Other legends say that during the Ramadan period, the Sultan used to give these precious breads every evening at the end of the fast, as a thank you to the soldiers who were watching.
- 8 cups all-purpose flour , sifted
- 1 cup warm water (at 97 F / 36°C)
- 3 tablespoons active dry yeast
- 4 tablespoons sunflower oil
- 1 egg
- 2 tablespoons caster sugar
- 2 teaspoons salt
- 4 tablespoons pekmez (grape molasses), or honey or maple syrup
- 1 cup warm water (at 97 F / 36°C)
- 3 cups golden sesame seeds
- In the bowl of a stand mixer, combine the sugar and flour.
- Dig a well in the center of this mixture, place the yeast in it. Pour over half the water and let stand for 10 minutes.
- Add the oil and the egg and, using the dough hook, knead slowly for 5 minutes, gradually incorporating the water.
- Add the salt, and knead until you get a soft and homogeneous dough.
- If the dough is too sticky, add 2 or 3 tablespoons of flour and if on the contrary it is too dry and hard, add a little warm water very gradually.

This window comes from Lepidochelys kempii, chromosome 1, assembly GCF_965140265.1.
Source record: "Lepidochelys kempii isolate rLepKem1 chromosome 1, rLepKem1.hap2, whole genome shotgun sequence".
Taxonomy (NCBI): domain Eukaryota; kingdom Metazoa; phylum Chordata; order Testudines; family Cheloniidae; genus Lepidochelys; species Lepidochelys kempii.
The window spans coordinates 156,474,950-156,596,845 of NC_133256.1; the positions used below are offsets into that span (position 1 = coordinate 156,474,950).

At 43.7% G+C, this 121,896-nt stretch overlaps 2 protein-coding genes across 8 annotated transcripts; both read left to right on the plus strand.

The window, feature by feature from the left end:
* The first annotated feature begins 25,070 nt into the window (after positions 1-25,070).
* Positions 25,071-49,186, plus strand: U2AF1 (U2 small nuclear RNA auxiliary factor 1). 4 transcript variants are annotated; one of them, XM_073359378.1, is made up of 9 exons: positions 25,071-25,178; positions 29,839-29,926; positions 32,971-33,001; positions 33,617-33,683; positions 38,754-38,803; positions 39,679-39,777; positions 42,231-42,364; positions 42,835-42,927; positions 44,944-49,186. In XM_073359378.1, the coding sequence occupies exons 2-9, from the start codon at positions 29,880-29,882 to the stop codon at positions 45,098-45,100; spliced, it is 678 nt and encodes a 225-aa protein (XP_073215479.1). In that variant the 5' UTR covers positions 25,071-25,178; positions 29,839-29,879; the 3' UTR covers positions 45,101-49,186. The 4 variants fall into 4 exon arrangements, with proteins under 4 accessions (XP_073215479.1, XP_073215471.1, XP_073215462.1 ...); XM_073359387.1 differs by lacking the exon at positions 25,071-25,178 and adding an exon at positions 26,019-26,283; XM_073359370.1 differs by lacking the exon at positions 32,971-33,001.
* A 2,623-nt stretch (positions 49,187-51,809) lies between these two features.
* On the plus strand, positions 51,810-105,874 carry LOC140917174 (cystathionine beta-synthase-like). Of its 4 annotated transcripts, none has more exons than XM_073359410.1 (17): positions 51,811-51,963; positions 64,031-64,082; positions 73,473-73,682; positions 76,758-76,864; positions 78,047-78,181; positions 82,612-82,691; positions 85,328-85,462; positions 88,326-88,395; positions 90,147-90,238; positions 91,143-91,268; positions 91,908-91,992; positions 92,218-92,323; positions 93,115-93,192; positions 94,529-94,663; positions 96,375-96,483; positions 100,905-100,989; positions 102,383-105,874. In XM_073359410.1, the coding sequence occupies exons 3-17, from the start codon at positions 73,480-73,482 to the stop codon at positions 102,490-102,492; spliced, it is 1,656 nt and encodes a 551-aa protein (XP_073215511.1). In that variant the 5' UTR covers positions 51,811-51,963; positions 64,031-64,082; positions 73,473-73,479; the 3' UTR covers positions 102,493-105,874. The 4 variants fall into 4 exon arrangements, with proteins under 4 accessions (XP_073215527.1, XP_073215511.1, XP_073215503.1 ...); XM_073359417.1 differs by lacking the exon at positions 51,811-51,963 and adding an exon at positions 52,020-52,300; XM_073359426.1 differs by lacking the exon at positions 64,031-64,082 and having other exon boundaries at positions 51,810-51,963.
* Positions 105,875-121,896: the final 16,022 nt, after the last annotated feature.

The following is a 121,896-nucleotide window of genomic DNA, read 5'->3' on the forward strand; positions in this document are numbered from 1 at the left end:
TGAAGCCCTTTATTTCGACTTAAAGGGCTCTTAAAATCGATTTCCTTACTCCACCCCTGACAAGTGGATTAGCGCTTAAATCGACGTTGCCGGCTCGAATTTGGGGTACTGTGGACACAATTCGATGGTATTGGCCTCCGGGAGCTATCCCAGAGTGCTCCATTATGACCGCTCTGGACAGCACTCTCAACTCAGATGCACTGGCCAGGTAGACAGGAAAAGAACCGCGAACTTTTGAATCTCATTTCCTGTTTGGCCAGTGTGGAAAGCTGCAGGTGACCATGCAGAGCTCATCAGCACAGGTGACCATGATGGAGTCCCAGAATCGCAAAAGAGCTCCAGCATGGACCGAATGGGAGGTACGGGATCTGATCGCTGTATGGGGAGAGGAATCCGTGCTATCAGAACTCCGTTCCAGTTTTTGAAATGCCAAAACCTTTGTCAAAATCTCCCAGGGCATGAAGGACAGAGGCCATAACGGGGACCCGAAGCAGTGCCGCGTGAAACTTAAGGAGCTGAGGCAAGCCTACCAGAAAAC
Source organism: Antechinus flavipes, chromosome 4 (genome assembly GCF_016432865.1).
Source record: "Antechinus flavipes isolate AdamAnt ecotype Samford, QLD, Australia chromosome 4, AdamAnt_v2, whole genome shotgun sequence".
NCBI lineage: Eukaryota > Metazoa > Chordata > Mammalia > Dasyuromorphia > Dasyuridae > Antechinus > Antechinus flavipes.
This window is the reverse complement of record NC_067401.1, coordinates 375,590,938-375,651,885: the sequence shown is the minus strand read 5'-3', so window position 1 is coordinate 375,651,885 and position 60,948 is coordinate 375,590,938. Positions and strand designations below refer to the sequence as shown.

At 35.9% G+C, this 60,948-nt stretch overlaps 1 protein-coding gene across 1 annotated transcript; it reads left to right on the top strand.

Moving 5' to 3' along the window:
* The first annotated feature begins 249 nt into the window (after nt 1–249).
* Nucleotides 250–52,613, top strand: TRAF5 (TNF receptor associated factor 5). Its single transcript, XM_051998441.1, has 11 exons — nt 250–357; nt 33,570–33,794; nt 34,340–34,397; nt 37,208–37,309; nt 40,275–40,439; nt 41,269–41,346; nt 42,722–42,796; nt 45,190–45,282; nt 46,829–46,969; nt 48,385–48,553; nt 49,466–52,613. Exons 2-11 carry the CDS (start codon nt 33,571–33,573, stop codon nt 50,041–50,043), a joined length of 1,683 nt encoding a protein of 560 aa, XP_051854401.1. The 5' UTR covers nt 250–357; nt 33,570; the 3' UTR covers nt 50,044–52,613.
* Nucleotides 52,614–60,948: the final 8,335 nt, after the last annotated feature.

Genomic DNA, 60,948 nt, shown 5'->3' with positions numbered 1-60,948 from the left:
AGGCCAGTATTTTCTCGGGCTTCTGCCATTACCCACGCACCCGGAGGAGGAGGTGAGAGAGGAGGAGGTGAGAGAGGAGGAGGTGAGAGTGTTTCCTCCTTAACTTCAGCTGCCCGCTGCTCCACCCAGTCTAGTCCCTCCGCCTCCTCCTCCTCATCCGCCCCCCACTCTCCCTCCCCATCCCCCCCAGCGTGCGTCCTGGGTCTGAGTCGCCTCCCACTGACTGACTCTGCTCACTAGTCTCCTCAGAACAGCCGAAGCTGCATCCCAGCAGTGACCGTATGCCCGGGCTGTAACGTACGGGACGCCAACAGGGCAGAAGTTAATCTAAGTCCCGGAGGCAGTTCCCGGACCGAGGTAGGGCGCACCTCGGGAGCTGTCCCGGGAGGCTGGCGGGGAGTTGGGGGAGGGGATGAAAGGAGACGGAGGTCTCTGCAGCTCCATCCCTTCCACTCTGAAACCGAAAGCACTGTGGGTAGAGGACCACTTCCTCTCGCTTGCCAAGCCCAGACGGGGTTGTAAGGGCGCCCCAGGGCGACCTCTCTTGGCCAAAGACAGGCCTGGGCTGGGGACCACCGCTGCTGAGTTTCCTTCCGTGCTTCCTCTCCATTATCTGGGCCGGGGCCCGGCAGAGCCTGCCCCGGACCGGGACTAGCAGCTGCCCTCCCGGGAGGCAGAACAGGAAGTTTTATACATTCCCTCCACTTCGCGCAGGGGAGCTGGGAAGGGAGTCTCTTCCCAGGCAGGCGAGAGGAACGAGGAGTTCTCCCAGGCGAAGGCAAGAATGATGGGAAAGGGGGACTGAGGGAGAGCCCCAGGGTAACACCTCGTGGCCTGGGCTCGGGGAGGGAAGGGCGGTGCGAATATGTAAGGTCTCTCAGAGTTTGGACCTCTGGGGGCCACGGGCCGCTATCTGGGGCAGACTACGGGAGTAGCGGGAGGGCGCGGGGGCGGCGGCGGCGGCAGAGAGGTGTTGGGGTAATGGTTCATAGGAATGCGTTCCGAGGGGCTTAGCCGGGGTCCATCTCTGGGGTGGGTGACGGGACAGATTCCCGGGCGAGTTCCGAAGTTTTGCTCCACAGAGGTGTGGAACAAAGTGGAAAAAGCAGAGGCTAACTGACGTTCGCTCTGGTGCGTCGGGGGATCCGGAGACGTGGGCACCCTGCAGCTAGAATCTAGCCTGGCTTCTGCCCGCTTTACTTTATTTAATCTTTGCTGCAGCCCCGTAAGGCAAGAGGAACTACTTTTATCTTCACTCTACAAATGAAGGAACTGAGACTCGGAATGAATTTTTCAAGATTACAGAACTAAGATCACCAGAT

- The dough should be kneaded for at least 10 minutes.
- Cover the dough and let it rise for 1 hour 30 minutes in a warm place away from drafts. It must at least double in volume.
- Meanwhile, roast the sesame seeds in a pan and, in a bowl, mix the pekmez and water.
- After the dough has risen, place it on a work surface and lightly knead it by hand.
- Divide the dough into 20 pieces.
- Roll out each dough into a 2 ft (60 cm) long tube.
- Lay two tubes in parallel. Roll the tubes in opposite directions to create a twist.
- Seal the 2 ends and pinch them together to form a ring.
- Repeat the operation until the tubes of dough have run out.
- Dip each simit in the molasses and water mixture then carefully roll them in the sesame seeds, then place them, well spaced, on a baking sheet lined with parchment paper.
- Cover with a cloth and let rise for another 20 minutes in a warm place away from drafts.
- Preheat the oven to 390 F (200°C).
- Bake for 12 to 15 minutes until the simit are golden brown.